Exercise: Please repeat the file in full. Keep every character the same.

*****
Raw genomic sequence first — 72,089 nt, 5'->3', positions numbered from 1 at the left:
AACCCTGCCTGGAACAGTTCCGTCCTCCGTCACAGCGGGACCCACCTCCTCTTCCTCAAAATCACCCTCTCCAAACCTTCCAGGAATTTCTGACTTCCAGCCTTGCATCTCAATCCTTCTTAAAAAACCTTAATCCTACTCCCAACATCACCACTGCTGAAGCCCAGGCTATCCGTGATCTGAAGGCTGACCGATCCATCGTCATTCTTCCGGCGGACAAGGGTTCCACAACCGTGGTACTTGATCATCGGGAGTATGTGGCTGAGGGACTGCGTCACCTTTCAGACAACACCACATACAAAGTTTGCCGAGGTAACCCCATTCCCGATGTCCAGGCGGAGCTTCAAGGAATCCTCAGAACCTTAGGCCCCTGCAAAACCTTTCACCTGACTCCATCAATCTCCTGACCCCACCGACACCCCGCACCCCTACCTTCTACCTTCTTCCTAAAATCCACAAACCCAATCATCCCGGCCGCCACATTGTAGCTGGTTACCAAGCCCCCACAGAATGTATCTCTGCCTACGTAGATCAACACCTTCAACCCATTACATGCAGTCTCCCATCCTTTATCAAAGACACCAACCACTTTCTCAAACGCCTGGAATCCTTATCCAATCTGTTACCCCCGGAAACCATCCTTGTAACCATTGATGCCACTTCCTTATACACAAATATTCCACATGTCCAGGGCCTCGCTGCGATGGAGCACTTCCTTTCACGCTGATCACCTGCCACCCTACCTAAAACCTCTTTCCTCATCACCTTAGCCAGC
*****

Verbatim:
Raw genomic sequence first — 72,089 nt, 5'->3', positions numbered from 1 at the left:
AACCCTGCCTGGAACAGTTCCGTCCTCCGTCACAGCGGGACCCACCTCCTCTTCCTCAAAATCACCCTCTCCAAACCTTCCAGGAATTTCTGACTTCCAGCCTTGCATCTCAATCCTTCTTAAAAAACCTTAATCCTACTCCCAACATCACCACTGCTGAAGCCCAGGCTATCCGTGATCTGAAGGCTGACCGATCCATCGTCATTCTTCCGGCGGACAAGGGTTCCACAACCGTGGTACTTGATCATCGGGAGTATGTGGCTGAGGGACTGCGTCACCTTTCAGACAACACCACATACAAAGTTTGCCGAGGTAACCCCATTCCCGATGTCCAGGCGGAGCTTCAAGGAATCCTCAGAACCTTAGGCCCCTGCAAAACCTTTCACCTGACTCCATCAATCTCCTGACCCCACCGACACCCCGCACCCCTACCTTCTACCTTCTTCCTAAAATCCACAAACCCAATCATCCCGGCCGCCACATTGTAGCTGGTTACCAAGCCCCCACAGAATGTATCTCTGCCTACGTAGATCAACACCTTCAACCCATTACATGCAGTCTCCCATCCTTTATCAAAGACACCAACCACTTTCTCAAACGCCTGGAATCCTTATCCAATCTGTTACCCCCGGAAACCATCCTTGTAACCATTGATGCCACTTCCTTATACACAAATATTCCACATGTCCAGGGCCTCGCTGCGATGGAGCACTTCCTTTCACGCTGATCACCTGCCACCCTACCTAAAACCTCTTTCCTCATCACCTTAGCCAGC